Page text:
Citrus and other fruit trees: Fertilize now if not done in January. Frequency and amount of fertilization depend on the age of the tree. See Home Citrus Culture: http://edis.ifas.ufl.edu/topic_citrus_home_citrus_culture and Temperate Fruit for the Home Landscape: http://edis.ifas.ufl.edu/topic_home_temperate_fruit

March

What to Plant

Annuals: Replace declining winter annuals with varieties such as angelonia, gazania, and salvia that will provide color now and into the summer months. See Annuals: http://edis.ifas.ufl.edu/topic_annual_landscape_plants

Bulbs: Plant caladium for a showy tropical display all summer. See Bulbs for Florida: http://edis.ifas.ufl.edu/topic_bulbous_flowers

Figure 3. 

Caladium


Credit:

UF/IFAS Photo by Tyler Jones


[Click thumbnail to enlarge.]

Herbs: In addition to their culinary value, many herbs are ornamental and attract butterflies to the garden. See Herbs: http://edis.ifas.ufl.edu/topic_herbs

Vegetables: Warm-season crops, such as beans, peppers, squash, and others can be planted now. See Vegetable Gardening in Florida: http://edis.ifas.ufl.edu/topic_vegetable_gardening

What to Do

Azaleas: Prune azaleas just after plants finish blooming to shape or produce a fuller plant. See Azalea: http://edis.ifas.ufl.edu/topic_azalea

Shrubs and trees: Prune when new growth begins after the end of the dormant season. To guard next season’s blooms, begin pruning after the last flowers fade but before the new buds set. See Pruning Landscape Trees and Shrubs: http://edis.ifas.ufl.edu/topic_tree_pruning

Palms and shrubs: Fertilize palms, azaleas, camellias, and other ornamental shrubs if needed. See Landscape Fertilization: http://edis.ifas.ufl.edu/topic_landscape_fertilization

Irrigation: Check sprinkler systems for efficient water use. See Landscape Irrigation: http://edis.ifas.ufl.edu/topic_landscape_irrigation

April

What to Plant

Annuals: New varieties of coleus do well in sun or shade and provide vivid colors and patterns for months. See Annuals: http://edis.ifas.ufl.edu/topic_annual_landscape_plants

Bulbs: Planting early-, mid-, and late-blooming varieties of daylily ensures months of color from these low-maintenance plants. See Bulbs for Florida: http://edis.ifas.ufl.edu/topic_bulbous_flowers and Daylilies: http://edis.ifas.ufl.edu/topic_daylilies

Herbs: Add nasturtiums to your herb garden. The leaves and flowers add a peppery zest to salads. See Herbs: http://edis.ifas.ufl.edu/topic_herbs

Vegetables: Continue planting warm-season crops, such as beans, sweet corn, and squash. Mulch well to prevent weeds and provide water if the weather has been dry. See Vegetable Gardening in Florida: http://edis.ifas.ufl.edu/topic_vegetable_gardening

What to Do

Pests: Monitor landscape plants weekly for aphids on tender new growth. See Landscape Insect and Mite Pests: http://edis.ifas.ufl.edu/topic_landscape_insect_pests_by_type and Landscape Pest Management: http://edis.ifas.ufl.edu/topic_landscape_pests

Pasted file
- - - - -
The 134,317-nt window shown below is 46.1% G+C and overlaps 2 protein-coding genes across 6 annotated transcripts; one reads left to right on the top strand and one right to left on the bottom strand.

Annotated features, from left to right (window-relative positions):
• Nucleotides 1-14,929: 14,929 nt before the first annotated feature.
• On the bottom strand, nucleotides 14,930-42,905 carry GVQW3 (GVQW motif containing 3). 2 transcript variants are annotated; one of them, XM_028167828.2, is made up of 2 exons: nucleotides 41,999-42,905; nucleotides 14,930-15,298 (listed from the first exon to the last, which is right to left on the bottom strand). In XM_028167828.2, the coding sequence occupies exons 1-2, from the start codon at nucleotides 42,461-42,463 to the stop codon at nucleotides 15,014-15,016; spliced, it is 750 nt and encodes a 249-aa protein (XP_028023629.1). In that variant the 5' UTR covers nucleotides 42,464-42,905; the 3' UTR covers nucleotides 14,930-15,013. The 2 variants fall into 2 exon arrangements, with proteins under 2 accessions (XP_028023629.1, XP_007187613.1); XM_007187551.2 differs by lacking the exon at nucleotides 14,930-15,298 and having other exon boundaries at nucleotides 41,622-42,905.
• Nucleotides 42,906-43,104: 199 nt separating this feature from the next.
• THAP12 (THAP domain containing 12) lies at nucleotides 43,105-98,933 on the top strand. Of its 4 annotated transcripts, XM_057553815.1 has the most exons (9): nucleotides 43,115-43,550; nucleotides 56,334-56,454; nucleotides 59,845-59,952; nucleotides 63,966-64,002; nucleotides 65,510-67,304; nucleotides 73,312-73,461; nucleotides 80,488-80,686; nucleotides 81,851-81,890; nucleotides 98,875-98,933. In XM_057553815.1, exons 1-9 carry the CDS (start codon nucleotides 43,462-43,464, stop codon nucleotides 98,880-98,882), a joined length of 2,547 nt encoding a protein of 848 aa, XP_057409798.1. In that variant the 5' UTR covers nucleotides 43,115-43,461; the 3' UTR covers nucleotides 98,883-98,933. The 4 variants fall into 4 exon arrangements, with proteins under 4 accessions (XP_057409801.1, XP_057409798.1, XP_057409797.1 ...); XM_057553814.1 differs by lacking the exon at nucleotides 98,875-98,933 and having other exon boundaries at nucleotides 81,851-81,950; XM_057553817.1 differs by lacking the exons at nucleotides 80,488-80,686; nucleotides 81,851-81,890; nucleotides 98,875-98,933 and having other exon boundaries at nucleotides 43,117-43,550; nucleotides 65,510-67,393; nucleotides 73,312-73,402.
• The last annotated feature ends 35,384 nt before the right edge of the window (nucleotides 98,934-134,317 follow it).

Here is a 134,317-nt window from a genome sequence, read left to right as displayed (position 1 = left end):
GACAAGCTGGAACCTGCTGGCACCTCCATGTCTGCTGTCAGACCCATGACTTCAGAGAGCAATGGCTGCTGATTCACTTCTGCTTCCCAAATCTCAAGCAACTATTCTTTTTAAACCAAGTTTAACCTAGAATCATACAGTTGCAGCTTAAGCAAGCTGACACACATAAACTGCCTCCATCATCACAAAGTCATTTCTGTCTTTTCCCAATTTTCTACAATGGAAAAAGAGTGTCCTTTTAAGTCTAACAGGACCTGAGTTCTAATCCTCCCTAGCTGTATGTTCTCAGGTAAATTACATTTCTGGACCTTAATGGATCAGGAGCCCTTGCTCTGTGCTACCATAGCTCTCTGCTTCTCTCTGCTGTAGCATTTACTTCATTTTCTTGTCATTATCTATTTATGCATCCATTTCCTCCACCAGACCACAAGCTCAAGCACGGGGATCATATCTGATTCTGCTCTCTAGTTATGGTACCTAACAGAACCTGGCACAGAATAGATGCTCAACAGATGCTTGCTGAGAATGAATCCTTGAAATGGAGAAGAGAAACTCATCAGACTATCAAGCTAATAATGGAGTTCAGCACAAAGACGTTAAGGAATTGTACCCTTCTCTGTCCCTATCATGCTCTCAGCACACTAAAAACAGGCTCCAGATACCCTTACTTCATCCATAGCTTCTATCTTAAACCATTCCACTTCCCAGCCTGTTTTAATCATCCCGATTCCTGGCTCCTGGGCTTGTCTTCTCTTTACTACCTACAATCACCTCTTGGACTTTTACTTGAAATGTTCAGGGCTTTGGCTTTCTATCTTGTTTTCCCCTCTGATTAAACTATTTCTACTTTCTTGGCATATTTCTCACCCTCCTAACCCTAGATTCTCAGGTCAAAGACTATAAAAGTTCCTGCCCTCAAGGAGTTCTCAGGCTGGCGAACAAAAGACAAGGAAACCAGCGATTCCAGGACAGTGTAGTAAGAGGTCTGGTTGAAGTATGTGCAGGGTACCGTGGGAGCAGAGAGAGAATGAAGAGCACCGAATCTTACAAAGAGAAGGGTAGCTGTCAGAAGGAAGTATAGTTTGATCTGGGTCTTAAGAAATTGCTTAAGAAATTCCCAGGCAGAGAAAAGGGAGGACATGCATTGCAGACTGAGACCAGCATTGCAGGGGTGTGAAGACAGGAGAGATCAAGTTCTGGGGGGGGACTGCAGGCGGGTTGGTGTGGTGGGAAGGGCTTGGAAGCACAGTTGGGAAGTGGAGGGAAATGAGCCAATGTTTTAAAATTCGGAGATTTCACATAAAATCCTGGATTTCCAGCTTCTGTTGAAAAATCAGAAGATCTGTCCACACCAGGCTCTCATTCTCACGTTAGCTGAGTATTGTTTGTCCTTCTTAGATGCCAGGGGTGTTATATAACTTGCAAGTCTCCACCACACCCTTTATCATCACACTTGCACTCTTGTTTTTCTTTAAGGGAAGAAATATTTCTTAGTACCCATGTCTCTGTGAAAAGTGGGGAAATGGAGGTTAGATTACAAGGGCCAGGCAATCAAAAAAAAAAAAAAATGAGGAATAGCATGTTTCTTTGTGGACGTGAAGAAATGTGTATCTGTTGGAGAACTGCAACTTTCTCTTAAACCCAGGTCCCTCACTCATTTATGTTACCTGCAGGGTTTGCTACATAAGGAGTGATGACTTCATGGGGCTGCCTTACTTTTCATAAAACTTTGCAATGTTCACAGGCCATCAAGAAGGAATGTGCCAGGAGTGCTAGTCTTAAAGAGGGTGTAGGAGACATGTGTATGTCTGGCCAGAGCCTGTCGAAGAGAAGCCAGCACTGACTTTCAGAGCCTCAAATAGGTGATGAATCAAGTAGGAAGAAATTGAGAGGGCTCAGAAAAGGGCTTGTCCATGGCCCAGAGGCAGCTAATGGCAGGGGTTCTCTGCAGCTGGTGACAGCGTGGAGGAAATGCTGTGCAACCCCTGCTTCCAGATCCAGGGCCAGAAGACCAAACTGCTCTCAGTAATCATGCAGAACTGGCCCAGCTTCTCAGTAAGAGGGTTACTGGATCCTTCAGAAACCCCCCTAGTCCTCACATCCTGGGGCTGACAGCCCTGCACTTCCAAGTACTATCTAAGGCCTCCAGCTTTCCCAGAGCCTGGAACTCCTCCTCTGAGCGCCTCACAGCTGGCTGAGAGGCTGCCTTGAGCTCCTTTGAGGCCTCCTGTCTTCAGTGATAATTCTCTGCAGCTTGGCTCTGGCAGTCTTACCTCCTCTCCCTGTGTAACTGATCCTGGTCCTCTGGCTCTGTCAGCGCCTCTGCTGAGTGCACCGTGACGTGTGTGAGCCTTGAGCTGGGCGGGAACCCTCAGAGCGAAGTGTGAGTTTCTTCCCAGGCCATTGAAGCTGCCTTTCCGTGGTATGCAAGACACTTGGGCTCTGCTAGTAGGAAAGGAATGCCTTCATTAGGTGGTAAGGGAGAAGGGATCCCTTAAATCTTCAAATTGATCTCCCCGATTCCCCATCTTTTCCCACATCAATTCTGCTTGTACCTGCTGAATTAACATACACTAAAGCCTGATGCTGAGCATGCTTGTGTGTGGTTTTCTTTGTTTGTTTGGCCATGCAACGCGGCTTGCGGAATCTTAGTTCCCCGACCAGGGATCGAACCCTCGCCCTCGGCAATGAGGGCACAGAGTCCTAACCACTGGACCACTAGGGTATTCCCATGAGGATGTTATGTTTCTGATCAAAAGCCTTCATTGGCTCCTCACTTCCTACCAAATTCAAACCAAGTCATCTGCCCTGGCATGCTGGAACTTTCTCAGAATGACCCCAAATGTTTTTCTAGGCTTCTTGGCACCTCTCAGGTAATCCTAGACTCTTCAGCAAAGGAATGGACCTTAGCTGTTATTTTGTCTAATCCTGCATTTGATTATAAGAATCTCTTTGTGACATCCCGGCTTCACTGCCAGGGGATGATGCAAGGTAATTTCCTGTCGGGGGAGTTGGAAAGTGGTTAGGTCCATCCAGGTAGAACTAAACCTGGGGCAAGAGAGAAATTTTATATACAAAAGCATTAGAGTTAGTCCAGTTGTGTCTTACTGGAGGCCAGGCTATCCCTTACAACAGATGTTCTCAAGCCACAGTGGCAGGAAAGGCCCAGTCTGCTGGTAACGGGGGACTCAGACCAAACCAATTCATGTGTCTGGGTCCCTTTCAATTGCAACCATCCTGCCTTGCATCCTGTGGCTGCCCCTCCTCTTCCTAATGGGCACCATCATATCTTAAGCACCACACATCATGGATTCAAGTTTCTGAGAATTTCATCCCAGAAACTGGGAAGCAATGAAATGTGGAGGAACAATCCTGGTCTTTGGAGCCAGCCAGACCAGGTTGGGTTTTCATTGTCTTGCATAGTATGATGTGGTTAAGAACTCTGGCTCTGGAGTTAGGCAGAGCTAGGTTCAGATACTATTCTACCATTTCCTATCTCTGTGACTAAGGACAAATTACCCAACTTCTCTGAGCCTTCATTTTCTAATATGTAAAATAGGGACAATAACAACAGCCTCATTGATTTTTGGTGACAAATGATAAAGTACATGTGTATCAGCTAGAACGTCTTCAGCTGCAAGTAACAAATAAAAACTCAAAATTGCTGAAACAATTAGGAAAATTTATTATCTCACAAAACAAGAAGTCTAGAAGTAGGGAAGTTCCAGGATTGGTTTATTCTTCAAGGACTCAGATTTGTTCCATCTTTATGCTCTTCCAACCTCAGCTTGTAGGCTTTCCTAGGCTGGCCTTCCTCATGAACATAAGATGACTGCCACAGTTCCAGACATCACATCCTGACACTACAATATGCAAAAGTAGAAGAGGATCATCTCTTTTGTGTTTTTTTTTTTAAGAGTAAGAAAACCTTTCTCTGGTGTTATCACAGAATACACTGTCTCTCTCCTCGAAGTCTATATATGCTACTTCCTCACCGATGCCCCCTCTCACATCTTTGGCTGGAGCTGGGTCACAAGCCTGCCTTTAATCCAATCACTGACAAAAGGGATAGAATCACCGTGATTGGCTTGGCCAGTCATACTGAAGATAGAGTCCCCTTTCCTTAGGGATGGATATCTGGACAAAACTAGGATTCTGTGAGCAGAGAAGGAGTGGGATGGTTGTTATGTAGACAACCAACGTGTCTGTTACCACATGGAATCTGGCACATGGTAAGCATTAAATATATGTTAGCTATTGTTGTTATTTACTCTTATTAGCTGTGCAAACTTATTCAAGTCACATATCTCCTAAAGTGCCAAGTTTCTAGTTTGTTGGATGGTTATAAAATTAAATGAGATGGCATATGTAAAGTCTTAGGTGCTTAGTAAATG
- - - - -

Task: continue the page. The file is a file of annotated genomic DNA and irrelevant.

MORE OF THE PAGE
Beneficials: Identify and conserve beneficial insects. Some insects should be encouraged in your yard! See Beneficial Insects: http://edis.ifas.ufl.edu/topic_beneficial_insects

Figure 4. 

Lady beetle


Credit:

UF/IFAS Photo by Marisol Amador


[Click thumbnail to enlarge.]

Flowering plants: Check for thrips if leaves and/or flowers of gardenias and roses are damaged. See Landscape Pest Management: http://edis.ifas.ufl.edu/topic_landscape_pests

Perennials and bulbs: Divide clumps of bulbs, ornamental grasses, or herbaceous perennials to expand or rejuvenate garden beds or to pass along to friends. See Bulbs for Florida: http://edis.ifas.ufl.edu/topic_bulbous_flowers and Perennial Landscape Plants: http://edis.ifas.ufl.edu/topic_perennials

Lawn insects: Rule out cultural problems, such as lack of water, that resemble insect damage before applying a pesticide. See Turfgrass Pest Insects: http://edis.ifas.ufl.edu/topic_turf_pest_insects

Lawns: Apply fertilizer after new growth has started which is usually early April in north-central and central Florida, Choose a fertilizer (not a "weed and feed") with little or no phosphorus unless a soil test indicates the need for it. A fertilizer with controlled-release nitrogen yields longer-lasting results. See Lawn Fertilizer: http://edis.ifas.ufl.edu/topic_lawn_fertilization

Shrubs: Choose from a wide variety of shrubs to add to the landscape now. See Shrubs: http://edis.ifas.ufl.edu/topic_shrubs and The Florida-Friendly Landscaping™ Guide to Plant Selection & Landscape Design: http://fyn.ifas.ufl.edu/pdf/FYN_Plant_Selection_Guide_v090110.pdf

Mulch: Add mulch to minimize weeds and conserve moisture during dry weather. Organic mulches add nutrients to the soil. See Landscape Mulches: http://edis.ifas.ufl.edu/topic_mulch

May

What to Plant

Annuals: Plants that can take summer heat include salvia, torenia, wax begonia, coleus, and ornamental pepper. See Annuals: http://edis.ifas.ufl.edu/topic_annual_landscape_plants